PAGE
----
Prime Minister Anastase Murekezi yesterday commended the Rwanda National Police for playing a central role in not only restoring law and order but also fostering peace and security following the 1994 Genocide against the Tutsi.
Murekezi was speaking at the launch of a new Police Book, entitled ‘Policing a rapidly transforming post-genocide society; Making Rwandans feel safe, involved and reassured.
Murekezi, who was appointed prime minister last week, also praised the Force for documenting the various policing models that helped in the country’s recovery, in the new book – first of its kind.
The 278-page book, comprising six chapters, also highlights the process of rebuilding the police force in the aftermath of the Genocide, with the institution going on to earn unprecedented public trust and confidence.
The book explains reasons, mode and extent of citizen policing and documents the achievements registered.
“The police book explores the historical policing revolution in Rwanda with emphasis on the relationship between civilians and their compatriots in uniform. It examines the evolution of the policing structure, from the authoritarian paramilitary top down model used in the colonial and pre-Genocide times, to the new model that emphasises participation of ordinary citizens,” said the premier.
“This new approach, with a principle of inclusion, where police play a facilitative and supportive role, was no easy task considering that the country was just emerging from the Genocide,” he added.
The premier further commended the Police force for their cooperation with members of the public to contain emerging crimes that go beyond the country’s borders.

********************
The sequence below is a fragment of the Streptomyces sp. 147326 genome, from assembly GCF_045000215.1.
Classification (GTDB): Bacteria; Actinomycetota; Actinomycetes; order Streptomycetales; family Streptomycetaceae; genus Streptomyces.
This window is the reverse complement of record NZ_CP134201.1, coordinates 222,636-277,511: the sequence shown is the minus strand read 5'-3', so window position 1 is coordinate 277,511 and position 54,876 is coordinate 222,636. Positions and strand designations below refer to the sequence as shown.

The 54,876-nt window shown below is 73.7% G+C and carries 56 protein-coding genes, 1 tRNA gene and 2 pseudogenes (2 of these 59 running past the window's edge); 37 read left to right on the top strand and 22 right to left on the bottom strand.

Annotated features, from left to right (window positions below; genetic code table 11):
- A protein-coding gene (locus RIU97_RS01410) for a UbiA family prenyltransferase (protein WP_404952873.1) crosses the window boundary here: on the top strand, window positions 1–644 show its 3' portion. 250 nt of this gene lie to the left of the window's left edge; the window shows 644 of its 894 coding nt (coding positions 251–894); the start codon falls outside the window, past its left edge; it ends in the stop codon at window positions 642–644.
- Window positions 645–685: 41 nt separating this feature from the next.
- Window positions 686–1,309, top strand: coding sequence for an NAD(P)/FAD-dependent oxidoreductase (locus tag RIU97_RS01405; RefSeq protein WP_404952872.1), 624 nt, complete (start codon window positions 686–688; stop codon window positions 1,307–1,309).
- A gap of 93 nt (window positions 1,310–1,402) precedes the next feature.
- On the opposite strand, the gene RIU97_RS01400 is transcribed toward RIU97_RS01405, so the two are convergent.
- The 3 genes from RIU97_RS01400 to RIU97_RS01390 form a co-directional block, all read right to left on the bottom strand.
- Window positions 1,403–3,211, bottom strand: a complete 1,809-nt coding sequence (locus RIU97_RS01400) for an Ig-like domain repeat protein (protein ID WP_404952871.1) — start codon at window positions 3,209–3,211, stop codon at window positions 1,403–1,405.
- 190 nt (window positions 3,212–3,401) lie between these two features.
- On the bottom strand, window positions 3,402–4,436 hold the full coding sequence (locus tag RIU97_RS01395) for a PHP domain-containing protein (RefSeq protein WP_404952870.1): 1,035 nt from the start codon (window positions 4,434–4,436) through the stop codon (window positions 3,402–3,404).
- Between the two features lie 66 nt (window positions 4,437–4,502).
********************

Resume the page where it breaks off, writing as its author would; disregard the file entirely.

“No wonder a 2012 survey put the public trust in Police at 94. 5 per cent,” Murekezi said.
Explaining the inspiration behind the book, Commissioner of Police Felix Namuhoranye, who was part of the taskforce behind the book said they sought to answer a series of questions on policing the post-Genocide Rwanda.
“There are questions that most people have been asking regarding restoring order after the 1994 Genocide. How was order restored after the chaos? How did normalcy return? What were the challenges and how were they overcome? What role does an institution like police play in social and economic transformation of a nation? We have attempted to answer these questions,” Namuhoranye said.
The book’s sixth and last chapter focus on priority areas that the Inspector General of Police, Emmanuel Gasana, said have shaped their response to the increasingly modern and sophisticated crimes.
Amongst the priority areas highlighted are; capacity building of the Force, discipline, establishment of crime reduction strategies, intelligence led policing and partnerships with government entities, the public and development partners in policing, amongst others.
“Confronted with future challenges, RNP has rapidly transformed to match with new threats and trends.
The next volume of the book will keep track of our policing strategies and achievements,” Gasana said.
At the event Police award ed vehicles to four districts and one sector for their outstanding role in community policing. They include Rusizi, Burera, Ruhango, and Kirehe districts and Kinyinya Sector in Gasabo District.